Citation: AYU (An international quarterly journal of research in Ayurveda) 2015 36(2):220-224
      PubDate: Wed,3 Feb 2016
      DOI: 10.4103/0974-8520.175554
      Issue No: Vol. 36, No. 2 (2016)
       
  • X-Ray Diffraction of different samples of Swarna Makshika Bhasma

    • Authors: Ramesh Kumar Gupta, Vijay Lakshmi, Chandra Bhushan Jha
      Pages: 225 - 229
      Abstract: Ramesh Kumar Gupta, Vijay Lakshmi, Chandra Bhushan Jha

      AYU (An international quarterly journal of research in Ayurveda) 2015 36(2):225-229

      Introduction: Shodhana and Marana are a series of complex procedures that identify the undesirable effects of heavy metals/minerals and convert them into absorbable and assimilable forms. Study on the analytical levels is essential to evaluate the structural and chemical changes that take place during and after following such procedures as described in major classical texts to understand the mystery behind these processes. X-Ray Diffraction (XRD) helps to identify and characterize minerals/metals and fix up the particular characteristics pattern of prepared Bhasma. Aim: To evaluate the chemical changes in Swarna Makshika Bhasma prepared by using different media and methods. Materials and Methods: In this study, raw Swarna Makshika, purified Swarna Makshika and four types of Swarna Makshika Bhasma prepared by using different media and methods were analyzed by XRD study. Results: XRD study of different samples revealed strongest peaks of iron oxide in Bhasma. Other phases of Cu2O, FeS2, Cu2S, FeSO4, etc., were also identified in many of the samples. Conclusion: XRD study revealed that Swarna Makshika Bhasma prepared by Kupipakwa method is better, convenient, and can save time.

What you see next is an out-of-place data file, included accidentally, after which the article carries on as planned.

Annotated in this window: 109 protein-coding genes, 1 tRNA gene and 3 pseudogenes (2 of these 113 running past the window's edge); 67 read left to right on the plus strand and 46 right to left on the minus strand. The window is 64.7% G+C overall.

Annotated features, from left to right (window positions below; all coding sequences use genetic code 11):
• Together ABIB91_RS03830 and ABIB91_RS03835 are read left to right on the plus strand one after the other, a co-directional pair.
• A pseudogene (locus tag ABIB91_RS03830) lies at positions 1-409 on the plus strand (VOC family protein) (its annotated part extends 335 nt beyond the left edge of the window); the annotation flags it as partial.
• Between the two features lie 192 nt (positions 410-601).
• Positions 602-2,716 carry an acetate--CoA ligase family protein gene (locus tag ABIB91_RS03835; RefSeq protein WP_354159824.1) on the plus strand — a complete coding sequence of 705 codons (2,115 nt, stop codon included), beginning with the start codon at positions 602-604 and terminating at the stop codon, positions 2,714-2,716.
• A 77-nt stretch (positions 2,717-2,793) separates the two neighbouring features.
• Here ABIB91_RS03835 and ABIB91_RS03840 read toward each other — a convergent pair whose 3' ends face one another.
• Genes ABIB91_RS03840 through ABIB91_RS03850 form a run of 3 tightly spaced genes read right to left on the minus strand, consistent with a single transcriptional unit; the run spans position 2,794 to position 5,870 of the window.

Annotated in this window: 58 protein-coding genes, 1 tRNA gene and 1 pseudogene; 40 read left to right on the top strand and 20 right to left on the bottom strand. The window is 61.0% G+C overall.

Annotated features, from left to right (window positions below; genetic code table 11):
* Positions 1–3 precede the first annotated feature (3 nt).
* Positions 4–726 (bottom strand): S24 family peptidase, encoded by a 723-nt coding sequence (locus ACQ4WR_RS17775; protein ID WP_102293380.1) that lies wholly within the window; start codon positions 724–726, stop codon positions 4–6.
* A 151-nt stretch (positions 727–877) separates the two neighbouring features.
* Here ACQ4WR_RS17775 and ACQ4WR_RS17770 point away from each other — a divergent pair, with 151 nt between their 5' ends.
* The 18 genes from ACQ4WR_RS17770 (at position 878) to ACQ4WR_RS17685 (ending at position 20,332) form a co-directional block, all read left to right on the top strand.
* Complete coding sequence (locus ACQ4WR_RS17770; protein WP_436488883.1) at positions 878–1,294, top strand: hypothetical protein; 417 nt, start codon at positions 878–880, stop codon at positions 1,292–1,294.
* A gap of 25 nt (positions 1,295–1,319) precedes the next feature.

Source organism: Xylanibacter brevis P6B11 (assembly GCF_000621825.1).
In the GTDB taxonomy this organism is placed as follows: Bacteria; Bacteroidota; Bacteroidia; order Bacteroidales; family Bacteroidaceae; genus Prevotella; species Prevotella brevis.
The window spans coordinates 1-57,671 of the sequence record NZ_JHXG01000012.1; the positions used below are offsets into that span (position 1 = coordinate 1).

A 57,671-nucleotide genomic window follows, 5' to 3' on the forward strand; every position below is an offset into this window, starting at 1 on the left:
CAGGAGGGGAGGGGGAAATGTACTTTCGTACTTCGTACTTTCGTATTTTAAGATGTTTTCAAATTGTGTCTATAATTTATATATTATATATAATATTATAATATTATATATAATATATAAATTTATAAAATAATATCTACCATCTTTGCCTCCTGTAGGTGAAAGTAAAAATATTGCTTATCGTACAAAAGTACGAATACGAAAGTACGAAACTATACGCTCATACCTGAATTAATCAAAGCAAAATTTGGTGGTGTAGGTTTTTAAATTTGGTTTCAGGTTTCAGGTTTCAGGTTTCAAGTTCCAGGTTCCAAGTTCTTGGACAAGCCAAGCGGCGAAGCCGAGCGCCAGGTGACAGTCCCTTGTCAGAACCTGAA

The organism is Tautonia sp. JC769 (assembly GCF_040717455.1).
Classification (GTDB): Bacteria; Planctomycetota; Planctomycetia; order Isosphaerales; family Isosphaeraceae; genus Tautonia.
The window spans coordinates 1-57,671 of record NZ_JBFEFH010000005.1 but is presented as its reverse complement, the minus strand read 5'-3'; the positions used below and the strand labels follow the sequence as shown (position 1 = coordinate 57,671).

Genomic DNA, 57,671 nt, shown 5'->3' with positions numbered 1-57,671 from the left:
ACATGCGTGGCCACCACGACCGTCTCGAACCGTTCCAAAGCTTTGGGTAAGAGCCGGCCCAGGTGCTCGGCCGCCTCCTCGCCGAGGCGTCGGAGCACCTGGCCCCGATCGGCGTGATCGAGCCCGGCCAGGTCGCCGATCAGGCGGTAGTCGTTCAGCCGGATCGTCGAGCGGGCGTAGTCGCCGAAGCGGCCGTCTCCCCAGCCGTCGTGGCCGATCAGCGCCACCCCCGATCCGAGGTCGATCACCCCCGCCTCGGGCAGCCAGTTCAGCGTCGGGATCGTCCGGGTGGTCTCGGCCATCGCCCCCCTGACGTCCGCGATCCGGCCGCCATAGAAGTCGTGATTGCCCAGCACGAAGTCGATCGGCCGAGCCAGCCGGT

Citation: AYU (An international quarterly journal of research in Ayurveda) 2015 36(2):225-229
      PubDate: Wed,3 Feb 2016
      DOI: 10.4103/0974-8520.175547
      Issue No: Vol. 36, No. 2 (2016)